Automated Delivery Robots Are Taking Advantage of Emptier-Than-Usual Streets

2 min read
Mar 11, 2020
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Automated vehicles run into things. Some are big and fast enough to hurt people. So what better time to test them than when people are afraid to go outside? The robots just want to get to work. No budget for hand sanitizer needed.

The coronavirus outbreak seems to be a chance for them to do just that. In China, the need for robots to do everything from deliver medicine to disinfect streets has meant a lightening of regulations around their use. Bloomberg recently reported that 200 orders were made for Neolix self-driving vans in the past two months.

This exceptional situation for autonomous vehicles only applies to China for now. However, it's not out of the question that other countries put similar vehicles to work as COVID-19 spreads around the world. 

Nuro, an American company, recently got approval to test their vehicles on American streets. The approval is not related to the coronavirus, but the public health crisis certainly presents a good PR opportunity: show an automated vehicle making grocery deliveries at a time when Americans are being told to stay at home and avoid crowds. Such an occasion could be key for convincing the public these vehicles are safe and trustworthy, despite much recent coverage suggesting the contrary.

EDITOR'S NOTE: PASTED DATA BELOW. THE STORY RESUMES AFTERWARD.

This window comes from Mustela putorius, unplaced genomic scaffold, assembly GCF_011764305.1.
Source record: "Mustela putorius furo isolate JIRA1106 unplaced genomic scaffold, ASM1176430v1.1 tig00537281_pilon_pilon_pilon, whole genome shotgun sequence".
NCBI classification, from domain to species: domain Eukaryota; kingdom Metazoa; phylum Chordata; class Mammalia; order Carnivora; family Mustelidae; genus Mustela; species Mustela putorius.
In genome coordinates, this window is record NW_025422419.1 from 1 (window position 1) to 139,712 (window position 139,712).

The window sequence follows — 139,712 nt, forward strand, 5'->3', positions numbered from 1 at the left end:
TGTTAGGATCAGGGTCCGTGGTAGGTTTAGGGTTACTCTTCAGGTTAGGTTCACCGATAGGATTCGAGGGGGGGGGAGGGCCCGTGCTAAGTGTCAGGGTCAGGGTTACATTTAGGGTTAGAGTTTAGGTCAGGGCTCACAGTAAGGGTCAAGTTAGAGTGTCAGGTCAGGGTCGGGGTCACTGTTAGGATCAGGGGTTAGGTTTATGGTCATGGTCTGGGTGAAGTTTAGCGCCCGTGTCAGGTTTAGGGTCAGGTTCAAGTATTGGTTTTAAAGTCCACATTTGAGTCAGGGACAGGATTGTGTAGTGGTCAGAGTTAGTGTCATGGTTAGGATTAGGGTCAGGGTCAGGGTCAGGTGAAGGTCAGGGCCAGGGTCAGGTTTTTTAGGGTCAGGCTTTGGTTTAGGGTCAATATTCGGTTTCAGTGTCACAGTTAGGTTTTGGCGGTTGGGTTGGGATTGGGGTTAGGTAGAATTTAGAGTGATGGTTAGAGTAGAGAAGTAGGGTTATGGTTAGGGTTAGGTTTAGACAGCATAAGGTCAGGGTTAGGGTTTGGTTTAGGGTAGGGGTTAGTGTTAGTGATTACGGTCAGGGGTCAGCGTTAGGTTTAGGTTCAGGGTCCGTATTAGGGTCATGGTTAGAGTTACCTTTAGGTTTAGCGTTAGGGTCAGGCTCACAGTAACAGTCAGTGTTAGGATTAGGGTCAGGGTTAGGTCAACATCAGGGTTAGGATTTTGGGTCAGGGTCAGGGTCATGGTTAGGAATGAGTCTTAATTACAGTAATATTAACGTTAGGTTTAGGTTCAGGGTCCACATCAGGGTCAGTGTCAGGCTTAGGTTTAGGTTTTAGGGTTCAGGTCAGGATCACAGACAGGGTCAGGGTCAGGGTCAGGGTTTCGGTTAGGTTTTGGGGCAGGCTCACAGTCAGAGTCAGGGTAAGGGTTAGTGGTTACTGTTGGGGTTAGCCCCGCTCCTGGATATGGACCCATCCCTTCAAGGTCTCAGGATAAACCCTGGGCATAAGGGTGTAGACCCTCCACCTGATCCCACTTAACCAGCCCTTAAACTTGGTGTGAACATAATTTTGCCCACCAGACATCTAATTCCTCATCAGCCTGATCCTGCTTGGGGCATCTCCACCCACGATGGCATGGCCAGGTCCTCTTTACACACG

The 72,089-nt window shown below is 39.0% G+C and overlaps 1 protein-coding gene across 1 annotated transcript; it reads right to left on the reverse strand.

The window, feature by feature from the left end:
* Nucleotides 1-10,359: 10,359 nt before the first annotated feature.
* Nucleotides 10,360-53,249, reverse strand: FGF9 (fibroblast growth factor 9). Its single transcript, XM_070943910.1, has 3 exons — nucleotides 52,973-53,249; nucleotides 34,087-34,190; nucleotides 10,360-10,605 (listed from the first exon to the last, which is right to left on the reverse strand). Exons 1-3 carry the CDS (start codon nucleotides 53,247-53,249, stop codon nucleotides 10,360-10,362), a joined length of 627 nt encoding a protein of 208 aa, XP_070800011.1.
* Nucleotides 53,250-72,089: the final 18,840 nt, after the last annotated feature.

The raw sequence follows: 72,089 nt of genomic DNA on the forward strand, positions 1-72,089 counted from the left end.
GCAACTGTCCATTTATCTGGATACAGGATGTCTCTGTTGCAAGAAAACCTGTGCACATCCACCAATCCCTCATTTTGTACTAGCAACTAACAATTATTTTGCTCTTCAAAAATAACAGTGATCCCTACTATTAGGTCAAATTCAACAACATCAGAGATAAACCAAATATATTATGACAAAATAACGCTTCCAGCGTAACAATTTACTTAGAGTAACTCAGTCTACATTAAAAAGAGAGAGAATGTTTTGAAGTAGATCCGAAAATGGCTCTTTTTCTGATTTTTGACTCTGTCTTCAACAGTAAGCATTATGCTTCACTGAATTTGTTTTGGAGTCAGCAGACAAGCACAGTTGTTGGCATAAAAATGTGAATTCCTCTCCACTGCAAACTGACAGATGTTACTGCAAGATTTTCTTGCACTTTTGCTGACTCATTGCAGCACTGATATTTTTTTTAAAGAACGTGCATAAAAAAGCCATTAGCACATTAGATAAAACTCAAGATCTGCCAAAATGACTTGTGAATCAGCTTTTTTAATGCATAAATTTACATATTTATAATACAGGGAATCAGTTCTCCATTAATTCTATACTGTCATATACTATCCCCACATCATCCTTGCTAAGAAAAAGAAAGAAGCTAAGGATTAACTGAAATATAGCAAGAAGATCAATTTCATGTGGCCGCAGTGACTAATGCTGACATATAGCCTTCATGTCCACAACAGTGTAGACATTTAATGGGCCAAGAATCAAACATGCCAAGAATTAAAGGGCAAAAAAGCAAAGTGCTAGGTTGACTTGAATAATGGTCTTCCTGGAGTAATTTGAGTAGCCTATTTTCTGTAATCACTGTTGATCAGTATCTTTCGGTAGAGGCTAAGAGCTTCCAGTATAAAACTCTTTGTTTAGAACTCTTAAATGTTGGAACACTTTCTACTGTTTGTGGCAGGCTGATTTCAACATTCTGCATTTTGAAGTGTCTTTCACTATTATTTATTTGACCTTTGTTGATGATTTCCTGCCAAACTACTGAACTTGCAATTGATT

The timing seems perfect for autonomous delivery technology, whose emergence has been a long time coming. There are too many competitors to list: Kiwibot, Starship, Amazon are all prominent names. There are also hundreds of Chinese companies like Neolix working on various kinds of robotic automation.

The "last-mile" problem also seems more and more pressing, even without the threat of COVID-19. Reports of package thefts have gone up as more people order online. Customers want a convenient way to pick up what they order, especially for perishable items like groceries. In-store pickup is popular just for this reason. Automated delivery could offer even more flexible options so customers get their purchases when and where is most convenient.

Although the widespread use of such robots is still years away, the COVID-19 outbreak might be the key to getting past recent concerns that autonomous vehicles aren’t safe. We might see the future they offer and decide to let the robots get to work.

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